Friday 26 March 2021

On the turntable today...Jackson Browne

It's a 70's lockdown and on the turntable today we have Late For The Sky by Jackson Browne. Released in September 1974 it is easily one of my all time favourite top five albums. Yes, it really is that good.

Okay, I admit it, I hold my hands up. I had long hair and was a bit of a hippie in my younger days. The sixties and seventies were the decades when pop music evolved from the innocence of Please Please Me through to the angry punk of Anarchy In The UK. In fifteen short years we were given a pile of different musical styles and sitting comfortably right in the middle of that pile is the west coast singer songwriter genre and this is definitely my 'thing’. 

Laurel Canyon was the focal point for much of this creative songwriting energy of the early 70's with the likes of CSNY, Joni Mitchell, Carole King, James Taylor, Jackson Browne and the Eagles blossoming and going on to forge their own successful careers in the music industry.
There were some fantastic albums around at that time; James Taylor’s Mud Slide Slim, Carole King’s Tapestry, Neil Young’s After The Goldrush, CSNY's Deja Vu, Eagles Desperado, Carly Simon’s No Secrets and Joni Mitchell's Blue. Jackson Browne’s debut album and its follow up For Everyman were equally as good but his third album Late For The Sky is without doubt his best, most deeply personal and creative piece of work. It's a stellar album and I love it.

Every track on this album is delicious, if the singer songwriter music genre appeals to your taste then you'll just love this album. It's filled with acoustic guitars, piano, organ, fiddle, peddle steel guitar and these instruments are all blended with perfect backing vocal harmonies from the likes of Don Henley, Dan Fogelberg and J. D. Souther. There is no filler here, it's the quintessential southern California singer songwriter album rammed full of great songs oozing sheer class and quality.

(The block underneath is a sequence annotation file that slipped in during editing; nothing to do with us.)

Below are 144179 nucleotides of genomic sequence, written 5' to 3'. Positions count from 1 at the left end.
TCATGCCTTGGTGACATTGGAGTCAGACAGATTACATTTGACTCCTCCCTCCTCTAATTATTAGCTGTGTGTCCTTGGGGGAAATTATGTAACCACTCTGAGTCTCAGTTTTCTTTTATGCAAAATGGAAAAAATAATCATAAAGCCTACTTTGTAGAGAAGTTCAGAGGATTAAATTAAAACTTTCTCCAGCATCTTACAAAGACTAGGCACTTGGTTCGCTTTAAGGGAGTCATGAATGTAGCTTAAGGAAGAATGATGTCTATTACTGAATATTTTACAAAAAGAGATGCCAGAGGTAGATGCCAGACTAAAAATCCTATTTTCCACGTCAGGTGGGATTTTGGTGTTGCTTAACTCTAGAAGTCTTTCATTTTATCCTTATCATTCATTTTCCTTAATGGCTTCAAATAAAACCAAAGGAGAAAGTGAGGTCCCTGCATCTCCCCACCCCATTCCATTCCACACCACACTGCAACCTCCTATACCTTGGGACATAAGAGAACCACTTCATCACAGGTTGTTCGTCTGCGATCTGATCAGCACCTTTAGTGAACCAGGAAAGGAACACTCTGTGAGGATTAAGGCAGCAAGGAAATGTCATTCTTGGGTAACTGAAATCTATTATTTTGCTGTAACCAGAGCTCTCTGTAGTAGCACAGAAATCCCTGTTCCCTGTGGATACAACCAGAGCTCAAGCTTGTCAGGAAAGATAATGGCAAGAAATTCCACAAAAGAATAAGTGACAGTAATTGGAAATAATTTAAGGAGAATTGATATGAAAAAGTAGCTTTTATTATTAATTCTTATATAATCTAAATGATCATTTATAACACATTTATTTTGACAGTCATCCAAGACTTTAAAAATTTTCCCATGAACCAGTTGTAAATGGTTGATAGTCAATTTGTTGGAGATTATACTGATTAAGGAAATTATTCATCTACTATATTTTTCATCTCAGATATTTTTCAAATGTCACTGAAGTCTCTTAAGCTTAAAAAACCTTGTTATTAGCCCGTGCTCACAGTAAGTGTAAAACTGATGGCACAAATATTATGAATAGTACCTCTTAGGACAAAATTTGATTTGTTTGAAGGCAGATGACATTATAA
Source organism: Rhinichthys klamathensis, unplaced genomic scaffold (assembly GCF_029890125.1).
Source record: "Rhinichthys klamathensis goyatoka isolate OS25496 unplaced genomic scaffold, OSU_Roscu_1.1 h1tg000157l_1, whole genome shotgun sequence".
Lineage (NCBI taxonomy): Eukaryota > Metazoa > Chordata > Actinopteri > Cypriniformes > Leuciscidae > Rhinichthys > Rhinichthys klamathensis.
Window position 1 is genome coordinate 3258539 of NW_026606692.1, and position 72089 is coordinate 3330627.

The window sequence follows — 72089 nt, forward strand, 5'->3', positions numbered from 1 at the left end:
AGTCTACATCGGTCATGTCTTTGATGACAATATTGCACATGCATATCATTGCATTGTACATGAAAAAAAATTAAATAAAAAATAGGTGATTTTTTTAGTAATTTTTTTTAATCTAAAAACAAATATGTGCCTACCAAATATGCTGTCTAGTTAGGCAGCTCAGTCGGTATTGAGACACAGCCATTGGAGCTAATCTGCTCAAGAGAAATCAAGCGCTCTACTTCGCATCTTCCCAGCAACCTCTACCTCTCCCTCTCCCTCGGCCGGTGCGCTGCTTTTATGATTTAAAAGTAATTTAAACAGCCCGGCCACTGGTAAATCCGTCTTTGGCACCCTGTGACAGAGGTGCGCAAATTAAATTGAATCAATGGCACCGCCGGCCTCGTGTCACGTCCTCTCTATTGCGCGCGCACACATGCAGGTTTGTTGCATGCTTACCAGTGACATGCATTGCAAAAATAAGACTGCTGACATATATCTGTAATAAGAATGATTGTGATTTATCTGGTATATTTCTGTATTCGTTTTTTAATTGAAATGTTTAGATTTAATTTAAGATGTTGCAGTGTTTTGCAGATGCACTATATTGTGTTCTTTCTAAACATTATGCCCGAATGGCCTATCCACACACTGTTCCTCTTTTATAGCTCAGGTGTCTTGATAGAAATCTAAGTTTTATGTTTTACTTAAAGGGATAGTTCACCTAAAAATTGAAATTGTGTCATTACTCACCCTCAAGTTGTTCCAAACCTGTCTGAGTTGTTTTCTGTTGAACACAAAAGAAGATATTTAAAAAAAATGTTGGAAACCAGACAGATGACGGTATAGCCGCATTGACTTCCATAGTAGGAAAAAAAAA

There are just eight tracks on this album, all of them are exceptional. Stand outs are the title track, the stirring Before The Deluge, the delicate Fountain Of Sorrow, The Late Show with the infamous door slam at the end and the beautifully poignant For A Dancer. The songs have themes of love and loss that are deeply moving at times. 

It is music that encourages you to listen to every word that is sung, listen to every note that is played and most importantly it still stands the test of time. This album has it all; deeply moving lyrics, great melodies, superb vocals, excellent playing from a backing band of top musicians and good production. Even the cover sleeve is a work of art. It’s an album that I still play and listen to all the time. 
Late For The Sky is Jackson Browne's masterpiece, I urge you to give it a spin on your turntable. It’s songwriting, musicianship and production of the highest quality. I think it's a wonderful album but if you don’t like it, that’s cool, I’m okay with that. We all have different musical tastes, mine is clearly better than yours 😉

Wednesday 24 March 2021

On the turntable today...Yes

It's a 70's lockdown...on the turntable today we have a bit of prog rock. The Yes Album by Yes was released in February 1971, it was a critical success and a major commercial breakthrough making number 4 in the UK album charts.

The Yes Album was the bands third album release and the first to feature accomplished guitarist Steve Howe and keyboard player Tony Kaye. The album retained close harmony singing behind Jon Anderson's remarkable voice. Kaye's Hammond organ, Howe's acoustic and lead guitars along with Bill Bruford's drums and Chris Squire's melodic bass played progressive rock material that covered various musical styles including jazz piano, funk and acoustic music. All of the band members contributed ideas and tracks that were extended in length to allow music to develop.

Highlights from this album include opening track Yours Is No Disgrace, the three piece suite Starship Trooper at the end of side one and the closing cut Perpetual Change. The standout track for me though is the opener on side two, I've Seen All Good People.  

This early release is one of the bands more accessible albums and is a good introduction to the music of Yes. Please don't be tempted to write it off as boring old self indulgent prog rock until you've heard it. Their double LP set Tales From Topographic Oceans released some two years later was more of a self indulgent album, albeit a hugely successful one.